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The Closing Addresses

In their closing addresses to the jury, both the Defence and Crown counsel focussed on the critical issue of self-defence. Defence counsel John Conroy submitted that the jury must answer two questions in their deliberations. The first question was, Did Hughie MacDonald have reasonable grounds to believe that Gary Allen was going to kill him, or at least cause him serious bodily harm? The second question was, Did Hughie MacDonald have reasonable grounds to believe that, in order to save his own life, he had no alternative but to kill Gary Allen?

On the first question, Mr. Conroy reviewed the evidence of the prisoners regarding Gary Allen's determination, indeed obsession, to kill Hughie MacDonald. He suggested that the serious reality of this threat could be found also in the evidence of the correctional authorities. He reminded the jury of the evidence of Dave Dick, to whom Gary Allen had suggested that, if the institution put him on the same range as Hughie MacDonald, he would "look after him" for the institution. Mr. Conroy also reviewed the evidence of Dr. Schimpf, the psychologist who had seen Gary Allen on a number of occasions at Fraser. Mr. Allen had talked to Dr. Schimpf about entering into "dark periods" in which he developed a narrow, almost obsessive, focus, and Mr. Conroy suggested that this is exactly what had happened in February 1994 when Mr. Allen determined that he was going to kill Mr. MacDonald in full view of the population, the staff, and the surveillance cameras. Counsel reminded the jury of Dennis Smith's evidence that when Mr. Allen told Mr. Smith he was going to kill Mr. MacDonald, he had that "look about him" which meant that he was serious.

In addressing the second question Mr. Conroy pointed out that, although Mr. Allen had not been armed, there was ample evidence to ground Mr. MacDonald's belief that Mr. Allen was armed and was intent on carrying out his threat. He reviewed the evidence of the discussions in the dining room confirming that Mr. Allen was armed and the exchange in the courtyard in which Mr. Allen gave up his small knife in anticipation of being supplied with a larger weapon. Defence counsel reviewed the evidence of Mr. MacDonald and some of the other prisoners that it was Mr. Allen who threw the first punch, suggesting that there were reasonable grounds for Mr. MacDonald to believe that it was a situation of "kill or be killed."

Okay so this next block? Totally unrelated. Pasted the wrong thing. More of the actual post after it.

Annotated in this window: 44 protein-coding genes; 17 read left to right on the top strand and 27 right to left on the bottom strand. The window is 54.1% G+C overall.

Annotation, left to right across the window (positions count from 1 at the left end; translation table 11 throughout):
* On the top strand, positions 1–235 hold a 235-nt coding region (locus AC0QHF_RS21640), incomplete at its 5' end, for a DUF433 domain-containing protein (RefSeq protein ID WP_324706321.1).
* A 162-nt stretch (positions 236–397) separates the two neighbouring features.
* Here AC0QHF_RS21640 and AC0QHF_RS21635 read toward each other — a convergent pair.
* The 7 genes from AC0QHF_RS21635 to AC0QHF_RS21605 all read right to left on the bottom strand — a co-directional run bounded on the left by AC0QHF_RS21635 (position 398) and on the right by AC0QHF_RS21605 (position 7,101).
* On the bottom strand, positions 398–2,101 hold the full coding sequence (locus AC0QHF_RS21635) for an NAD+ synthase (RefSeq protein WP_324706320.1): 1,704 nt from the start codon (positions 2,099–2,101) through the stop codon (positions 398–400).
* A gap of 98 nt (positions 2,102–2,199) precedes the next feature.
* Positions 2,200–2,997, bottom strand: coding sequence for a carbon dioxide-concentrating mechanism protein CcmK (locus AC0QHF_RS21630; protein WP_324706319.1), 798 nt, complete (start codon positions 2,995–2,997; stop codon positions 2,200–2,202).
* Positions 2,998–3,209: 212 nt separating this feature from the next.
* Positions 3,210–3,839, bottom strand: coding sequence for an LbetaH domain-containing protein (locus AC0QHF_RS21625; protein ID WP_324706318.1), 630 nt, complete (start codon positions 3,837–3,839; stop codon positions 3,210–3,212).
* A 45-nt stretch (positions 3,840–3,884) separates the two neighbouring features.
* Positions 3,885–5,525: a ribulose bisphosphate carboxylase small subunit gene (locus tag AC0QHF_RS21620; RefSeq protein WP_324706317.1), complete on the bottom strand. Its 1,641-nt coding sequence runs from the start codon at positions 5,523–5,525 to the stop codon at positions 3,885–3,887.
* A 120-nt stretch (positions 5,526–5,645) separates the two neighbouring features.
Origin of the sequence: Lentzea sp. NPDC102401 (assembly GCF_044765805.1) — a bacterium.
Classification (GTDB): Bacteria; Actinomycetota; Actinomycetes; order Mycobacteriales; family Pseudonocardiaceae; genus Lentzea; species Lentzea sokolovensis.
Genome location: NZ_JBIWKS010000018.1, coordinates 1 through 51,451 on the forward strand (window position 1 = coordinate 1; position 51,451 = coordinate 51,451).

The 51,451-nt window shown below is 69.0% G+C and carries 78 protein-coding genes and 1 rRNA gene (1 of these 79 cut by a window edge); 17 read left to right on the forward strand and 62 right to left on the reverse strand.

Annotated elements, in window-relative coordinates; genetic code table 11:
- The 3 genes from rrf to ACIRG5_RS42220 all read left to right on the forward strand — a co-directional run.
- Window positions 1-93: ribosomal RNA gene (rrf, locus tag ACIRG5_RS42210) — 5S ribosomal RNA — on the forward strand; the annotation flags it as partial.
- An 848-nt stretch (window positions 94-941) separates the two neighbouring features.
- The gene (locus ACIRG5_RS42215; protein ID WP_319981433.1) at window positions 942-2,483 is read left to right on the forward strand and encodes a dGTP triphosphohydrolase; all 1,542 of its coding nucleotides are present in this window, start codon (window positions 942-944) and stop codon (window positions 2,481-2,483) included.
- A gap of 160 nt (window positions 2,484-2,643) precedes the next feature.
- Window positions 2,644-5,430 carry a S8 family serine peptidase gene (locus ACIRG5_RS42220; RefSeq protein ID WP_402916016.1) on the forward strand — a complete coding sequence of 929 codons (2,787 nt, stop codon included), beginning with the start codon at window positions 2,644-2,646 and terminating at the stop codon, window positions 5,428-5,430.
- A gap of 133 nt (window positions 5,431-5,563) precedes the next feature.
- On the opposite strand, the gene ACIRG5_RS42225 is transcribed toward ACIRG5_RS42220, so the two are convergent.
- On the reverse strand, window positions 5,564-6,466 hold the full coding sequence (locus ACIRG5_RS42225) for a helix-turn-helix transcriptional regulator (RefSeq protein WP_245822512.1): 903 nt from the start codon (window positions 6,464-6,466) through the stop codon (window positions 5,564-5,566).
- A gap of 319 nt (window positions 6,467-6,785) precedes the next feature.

Mr. Conroy also submitted that even if the jury did not believe the prisoner witnesses as to who threw the first punch, this would still leave open a plea of self-defence. He submitted that the law of self-defence, under certain circumstances, permitted a person to take preventive action to protect their life against a perceived aggressor even before the aggressor attacked. By analogy to the battered wife syndrome, where a spouse who has experienced a history of abuse, if she reasonably fears another attack, may strike out against her abuser without having to wait until the first blow is struck, there can be a "prison environment syndrome" where a prisoner may be justified in taking similar preventive action. Just as the battered wife syndrome takes into account the imbalance of power in relationships, so the "prison environment syndrome" can take into account the imbalance of power between particular prisoners, and in this case the jury should have regard to the fact that Mr. Allen at the time of his death was 6'2", weighed 275 pounds, and was a muscle man in his physical prime. Counsel asked the jury to compare Mr. Allen to Mr. MacDonald who at the time was 52 years old, described by one of the prisoners as "an old man with a pot," well past his prime and much smaller than Mr. Allen.

Crown Counsel Jack Gibson, in his address to the jury, focussed on the issue of witness credibility. He suggested that the evidence of the correctional officers suggested a fight in which Mr. MacDonald, armed with a knife, was the aggressor, with Mr. Allen, unarmed, retreating in a zigzag fashion to defend himself. There was no evidence from the guards that Mr. Allen hit Mr. MacDonald or in any other way initiated the confrontation. Mr. Gibson argued that the prisoners had manufactured a story consistent with self-defence in order to help Mr. MacDonald. In assessing the credibility of the prisoners, he said to the jury, "You saw them come into this courtroom in chains and you heard their records, you saw the T-shirts with 'Murder Incorporated.' I ask you, if these men were on the street, having seen them in this courtroom and knowing of their records, would you accept their word?" Mr. Gibson suggested that there could be no room for self-defence in this case. Even assuming that there was a threat to Mr. MacDonald's life, and even if Mr. Allen had thrown the first punch, at the point when Mr. MacDonald had lost possession of the knife, he lost the benefit of any argument of self-defence. At that point, with the guards right there, he knew that he and Mr. Allen would never be placed in the same population again, yet he retrieved the knife and lunged after Mr. Allen. At that point, Mr. Gibson concluded, Mr. MacDonald could have no reasonable grounds to believe that the only way to save his own life was to kill Mr. Allen. At that point there was blood on his mind and his actions constituted first-degree murder.

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